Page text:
The Canadian Government, the World Bank and the International Monetary Fund:
A REPORT CARD on FINANCE CANADA’S 2006 ANNUAL REPORT to PARLIAMENT
Every year at the end of March, the Minister of Finance tables the “Report on Operations under the Bretton Woods and Related Agreements Act”. The Bretton Woods Conference in 1944 established the World Bank and International Monetary Fund (IMF), and this report details Canadian priorities, commitments and interests over the past fiscal year at these institutions. The annual reports to Parliament are important tools for assessing the government’s actions within these institutions relative to its foreign policy and development objectives, and for informing Parliament and the Canadian public about Canadian priorities at these important multilateral fora. Canada is among a number of countries that report to Parliament on their activities at these institutions.
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Prepared by Özgür Can and Sara Seck, for the ECA-Watch, Halifax Initiative Coalition and ESCR-Net
International human rights law has traditionally focused on establishing the obligations owed by states to individuals. Much recent attention has been given to the question of whether non-state actors, such as transnational corporations, can be considered subjects of international law and as such duty bearers of international human rights obligations. However, less attention has been given to the equally significant question of whether financiers of transnational corporate activities have an obligation to ensure that the activities they support comply with international human rights norms. This paper will explore the international human rights obligations of one type of financial institution: officially supported export credit and investment insurance agencies (Export Credit Agencies or ECAs). ECAs are primarily public or publicly mandated institutions that support and subsidise national trade and investment activities, particularly in developing and emerging markets.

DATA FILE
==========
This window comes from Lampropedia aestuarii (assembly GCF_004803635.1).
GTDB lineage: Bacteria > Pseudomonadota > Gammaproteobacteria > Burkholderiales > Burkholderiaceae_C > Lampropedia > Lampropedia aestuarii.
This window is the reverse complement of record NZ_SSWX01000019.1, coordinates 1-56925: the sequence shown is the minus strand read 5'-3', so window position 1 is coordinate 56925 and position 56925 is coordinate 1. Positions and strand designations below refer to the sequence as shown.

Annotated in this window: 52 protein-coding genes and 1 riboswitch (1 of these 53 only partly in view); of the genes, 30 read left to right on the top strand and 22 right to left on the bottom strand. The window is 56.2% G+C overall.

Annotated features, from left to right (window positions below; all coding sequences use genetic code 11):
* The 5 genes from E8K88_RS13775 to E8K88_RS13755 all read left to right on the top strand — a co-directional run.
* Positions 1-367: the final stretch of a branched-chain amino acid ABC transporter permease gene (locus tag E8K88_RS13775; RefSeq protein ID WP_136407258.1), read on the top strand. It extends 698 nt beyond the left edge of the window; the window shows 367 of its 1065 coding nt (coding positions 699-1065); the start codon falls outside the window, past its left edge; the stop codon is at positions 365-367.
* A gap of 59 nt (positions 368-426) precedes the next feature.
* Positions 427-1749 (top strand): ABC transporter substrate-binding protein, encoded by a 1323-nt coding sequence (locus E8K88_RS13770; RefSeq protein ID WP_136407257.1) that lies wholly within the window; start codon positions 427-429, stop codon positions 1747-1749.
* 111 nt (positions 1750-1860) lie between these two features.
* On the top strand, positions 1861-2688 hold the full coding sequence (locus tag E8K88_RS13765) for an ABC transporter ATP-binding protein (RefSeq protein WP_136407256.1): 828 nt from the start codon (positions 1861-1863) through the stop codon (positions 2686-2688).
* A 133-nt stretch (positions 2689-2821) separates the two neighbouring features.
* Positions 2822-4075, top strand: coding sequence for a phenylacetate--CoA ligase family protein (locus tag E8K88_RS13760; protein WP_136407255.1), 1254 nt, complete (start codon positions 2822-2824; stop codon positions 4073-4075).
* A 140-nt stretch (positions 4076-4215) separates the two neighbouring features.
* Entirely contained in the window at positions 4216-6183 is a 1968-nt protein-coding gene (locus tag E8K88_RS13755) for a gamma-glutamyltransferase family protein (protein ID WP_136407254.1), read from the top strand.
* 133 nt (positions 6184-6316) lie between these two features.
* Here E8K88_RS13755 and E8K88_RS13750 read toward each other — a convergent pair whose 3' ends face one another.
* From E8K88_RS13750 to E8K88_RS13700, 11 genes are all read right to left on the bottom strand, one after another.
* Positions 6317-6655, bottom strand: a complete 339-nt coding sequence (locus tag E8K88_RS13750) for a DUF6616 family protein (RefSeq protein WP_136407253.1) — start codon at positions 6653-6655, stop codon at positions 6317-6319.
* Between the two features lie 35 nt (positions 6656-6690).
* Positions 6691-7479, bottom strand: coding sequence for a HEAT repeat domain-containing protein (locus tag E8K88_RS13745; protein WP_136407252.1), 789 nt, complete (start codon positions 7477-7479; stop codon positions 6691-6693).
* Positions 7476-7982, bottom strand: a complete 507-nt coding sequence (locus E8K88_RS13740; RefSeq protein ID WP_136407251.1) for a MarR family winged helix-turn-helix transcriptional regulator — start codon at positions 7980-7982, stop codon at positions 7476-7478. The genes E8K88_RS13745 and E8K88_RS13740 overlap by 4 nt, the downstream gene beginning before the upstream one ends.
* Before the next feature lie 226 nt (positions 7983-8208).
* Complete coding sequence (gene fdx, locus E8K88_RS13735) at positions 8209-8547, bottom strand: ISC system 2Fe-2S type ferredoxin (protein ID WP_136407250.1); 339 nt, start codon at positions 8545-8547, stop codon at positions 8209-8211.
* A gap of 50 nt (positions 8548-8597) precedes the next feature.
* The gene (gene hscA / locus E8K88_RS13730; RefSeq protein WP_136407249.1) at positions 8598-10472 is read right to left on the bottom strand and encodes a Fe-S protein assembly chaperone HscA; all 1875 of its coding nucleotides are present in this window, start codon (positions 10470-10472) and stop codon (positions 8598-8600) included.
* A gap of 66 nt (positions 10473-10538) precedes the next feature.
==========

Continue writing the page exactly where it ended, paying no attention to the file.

PDF of Full Report available here
Nous regrettons qu'en 2006, l'initiative d'Halifax n'a pas produit de version Francaise.
Report Card on the Canadian Department of Finance “2005 Report on Operations Under Bretton Woods and Related Agreements Act”
Every year at the end of March, the Department of Finance tables its report on the operations of the Bretton Woods Institutions (BWI)  before Parliament and details activities at these institutions in relation to Canadian priorities, commitments and interests. The reports provide some good background information on the institutions themselves, on emerging issues and challenges within the World Bank and International Monetary Fund (IMF), and some brief details on Canadian priorities and financial participation at these institutions.
This analysis of the International Finance Corporation's (IFC) Sustainability Policy, Performance Standards and Disclosure Policy provides a brief overview of each policy and standard, where it goes beyond the previous safeguard policies, where it falls short, and what is missing in terms of addressing the extractives industries.